This commandment comes last in the list that God gives to the Israelites here in Exodus 20:1-21. Some may think that because it is last, that it is the least important but it actually summarizes the root cause of breaking many of the first nine commandments. Of all the commandments, this command attacks the heart the most. Covetousness deals with the inner person, whereas the other commandments primarily focus on what one does outwardly. Covetousness is the launching pad or the gateway drug to many other sins: lust, adultery, hatred, murder, greed, theft, jealousy, envy, etc.

The Hebrew word here for “covet” is neither positive nor negative in itself. This word simply means to have a strong desire or long for something. This can have both positive and negative uses depending on what the object of the desire is. In the context that the Lord gives this commandment in Exodus 20 to “not covet,” we can see that this type of desire is for something that is not to be desired in the eyes of God. The covetousness that the Lord is describing here is a desire to have something which is not rightfully ours, it belongs to someone else. The desire to have a spouse is not sinful, but the desire to have someone else’s spouse is sinful. God further explains what He means by the examples He gives in the latter part of verse 17, in relation to the possessions of one’s neighbor.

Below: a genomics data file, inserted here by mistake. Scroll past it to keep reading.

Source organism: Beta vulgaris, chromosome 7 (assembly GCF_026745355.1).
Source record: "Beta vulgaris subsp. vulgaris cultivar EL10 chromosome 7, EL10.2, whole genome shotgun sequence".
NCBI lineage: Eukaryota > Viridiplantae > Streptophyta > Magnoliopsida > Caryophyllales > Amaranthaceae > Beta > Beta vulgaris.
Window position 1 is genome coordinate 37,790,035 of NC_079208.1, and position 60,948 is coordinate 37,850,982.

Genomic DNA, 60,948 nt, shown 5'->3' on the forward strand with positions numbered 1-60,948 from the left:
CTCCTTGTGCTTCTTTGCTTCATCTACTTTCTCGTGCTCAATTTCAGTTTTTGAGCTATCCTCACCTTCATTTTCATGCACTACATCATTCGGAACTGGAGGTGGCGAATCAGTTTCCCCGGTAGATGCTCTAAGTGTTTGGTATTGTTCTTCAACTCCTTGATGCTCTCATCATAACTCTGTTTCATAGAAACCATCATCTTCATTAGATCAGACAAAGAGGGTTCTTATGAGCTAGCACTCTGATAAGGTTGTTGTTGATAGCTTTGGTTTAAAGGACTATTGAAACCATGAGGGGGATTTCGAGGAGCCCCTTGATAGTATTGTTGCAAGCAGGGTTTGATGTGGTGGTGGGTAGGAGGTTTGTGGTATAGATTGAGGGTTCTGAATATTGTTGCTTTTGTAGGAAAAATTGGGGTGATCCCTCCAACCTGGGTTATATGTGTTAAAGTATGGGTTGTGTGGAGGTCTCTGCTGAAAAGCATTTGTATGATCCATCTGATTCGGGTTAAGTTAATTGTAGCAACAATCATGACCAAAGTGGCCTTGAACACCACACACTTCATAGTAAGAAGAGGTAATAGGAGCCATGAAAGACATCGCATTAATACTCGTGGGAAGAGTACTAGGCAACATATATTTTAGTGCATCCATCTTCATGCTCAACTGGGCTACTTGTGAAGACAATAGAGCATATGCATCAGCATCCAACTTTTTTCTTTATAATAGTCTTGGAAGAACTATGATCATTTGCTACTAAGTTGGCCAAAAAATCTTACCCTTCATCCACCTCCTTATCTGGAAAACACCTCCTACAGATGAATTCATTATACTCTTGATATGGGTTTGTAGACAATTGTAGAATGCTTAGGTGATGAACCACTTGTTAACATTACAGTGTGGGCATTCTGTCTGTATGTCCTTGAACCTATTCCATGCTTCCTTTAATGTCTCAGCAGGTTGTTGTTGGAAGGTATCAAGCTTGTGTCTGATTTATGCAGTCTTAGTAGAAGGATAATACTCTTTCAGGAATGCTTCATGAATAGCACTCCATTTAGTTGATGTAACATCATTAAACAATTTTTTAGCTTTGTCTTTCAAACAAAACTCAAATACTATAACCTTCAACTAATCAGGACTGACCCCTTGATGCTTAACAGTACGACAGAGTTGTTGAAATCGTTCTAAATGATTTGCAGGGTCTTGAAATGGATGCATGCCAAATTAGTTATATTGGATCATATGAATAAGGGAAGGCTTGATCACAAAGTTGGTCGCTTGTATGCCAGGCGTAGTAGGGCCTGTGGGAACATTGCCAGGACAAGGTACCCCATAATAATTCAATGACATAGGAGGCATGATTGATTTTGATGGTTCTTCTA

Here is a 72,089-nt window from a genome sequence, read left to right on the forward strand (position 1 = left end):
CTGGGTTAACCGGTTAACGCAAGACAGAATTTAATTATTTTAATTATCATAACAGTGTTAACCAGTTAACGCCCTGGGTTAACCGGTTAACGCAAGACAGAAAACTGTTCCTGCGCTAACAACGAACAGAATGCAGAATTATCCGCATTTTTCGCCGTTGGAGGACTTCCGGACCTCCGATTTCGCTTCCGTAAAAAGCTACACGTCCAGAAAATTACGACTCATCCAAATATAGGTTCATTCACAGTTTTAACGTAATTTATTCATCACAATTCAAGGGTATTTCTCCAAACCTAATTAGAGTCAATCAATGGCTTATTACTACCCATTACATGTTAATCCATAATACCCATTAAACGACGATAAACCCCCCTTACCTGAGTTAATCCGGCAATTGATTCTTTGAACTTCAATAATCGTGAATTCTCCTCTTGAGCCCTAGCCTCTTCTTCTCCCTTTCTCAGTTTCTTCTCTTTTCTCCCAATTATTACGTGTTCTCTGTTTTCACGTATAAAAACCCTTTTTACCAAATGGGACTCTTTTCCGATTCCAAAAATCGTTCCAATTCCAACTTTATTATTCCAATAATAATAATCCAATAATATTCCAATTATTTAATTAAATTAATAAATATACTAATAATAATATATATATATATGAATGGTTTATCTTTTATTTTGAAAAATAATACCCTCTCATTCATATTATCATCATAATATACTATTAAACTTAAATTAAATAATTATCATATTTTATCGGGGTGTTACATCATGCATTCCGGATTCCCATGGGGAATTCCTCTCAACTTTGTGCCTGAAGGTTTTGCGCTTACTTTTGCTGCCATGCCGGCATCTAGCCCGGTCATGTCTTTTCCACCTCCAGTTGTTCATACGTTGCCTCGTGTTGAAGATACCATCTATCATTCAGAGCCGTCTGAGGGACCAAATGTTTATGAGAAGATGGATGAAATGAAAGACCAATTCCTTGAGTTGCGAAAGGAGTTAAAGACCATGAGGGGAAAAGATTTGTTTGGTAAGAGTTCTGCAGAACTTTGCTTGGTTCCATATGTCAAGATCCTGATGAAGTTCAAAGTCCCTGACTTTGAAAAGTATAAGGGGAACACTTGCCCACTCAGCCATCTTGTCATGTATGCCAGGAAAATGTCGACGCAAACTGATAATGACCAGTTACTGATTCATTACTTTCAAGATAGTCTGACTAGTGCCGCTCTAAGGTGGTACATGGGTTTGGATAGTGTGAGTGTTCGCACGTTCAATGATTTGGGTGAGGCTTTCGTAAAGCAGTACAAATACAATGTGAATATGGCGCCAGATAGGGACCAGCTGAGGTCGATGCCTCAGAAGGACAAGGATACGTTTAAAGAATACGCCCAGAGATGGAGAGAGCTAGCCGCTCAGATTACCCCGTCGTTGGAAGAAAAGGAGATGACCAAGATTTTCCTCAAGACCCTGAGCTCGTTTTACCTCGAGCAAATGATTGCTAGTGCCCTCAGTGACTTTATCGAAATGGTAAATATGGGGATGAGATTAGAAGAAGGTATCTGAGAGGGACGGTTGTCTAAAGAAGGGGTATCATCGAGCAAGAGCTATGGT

The New Testament has much to say about covetousness as well. God’s Word teaches us to be on your guard against all covetousness” (Luke 12:15). We are told to put to death covetousness (Colossians 3:5) and not let it even be named among us (Ephesians 5:3). The Lord certainly condemns covetousness as it goes against His desire that we would find our joy and satisfaction in Him alone. These warnings serve as reminders that desiring something that is not ours, leads to many other sins as well. These desires might start off small, but if we let them take root, they can grow into grievous sins against our Lord and a lack of gratitude for what He has given us.

So how do we fight against covetousness?

1 . Express gratitude to the Lord for what He has given you.
When was the last time you sat in stillness and just thanked the Lord for the grace and blessings that He has bestowed upon you? Thank Him for your salvation, your job, your gifts, your family, your spouse, your kids, your home, and whatever else comes to mind. I encourage you to stop right now and express gratitude and give praise to the Lord for these things.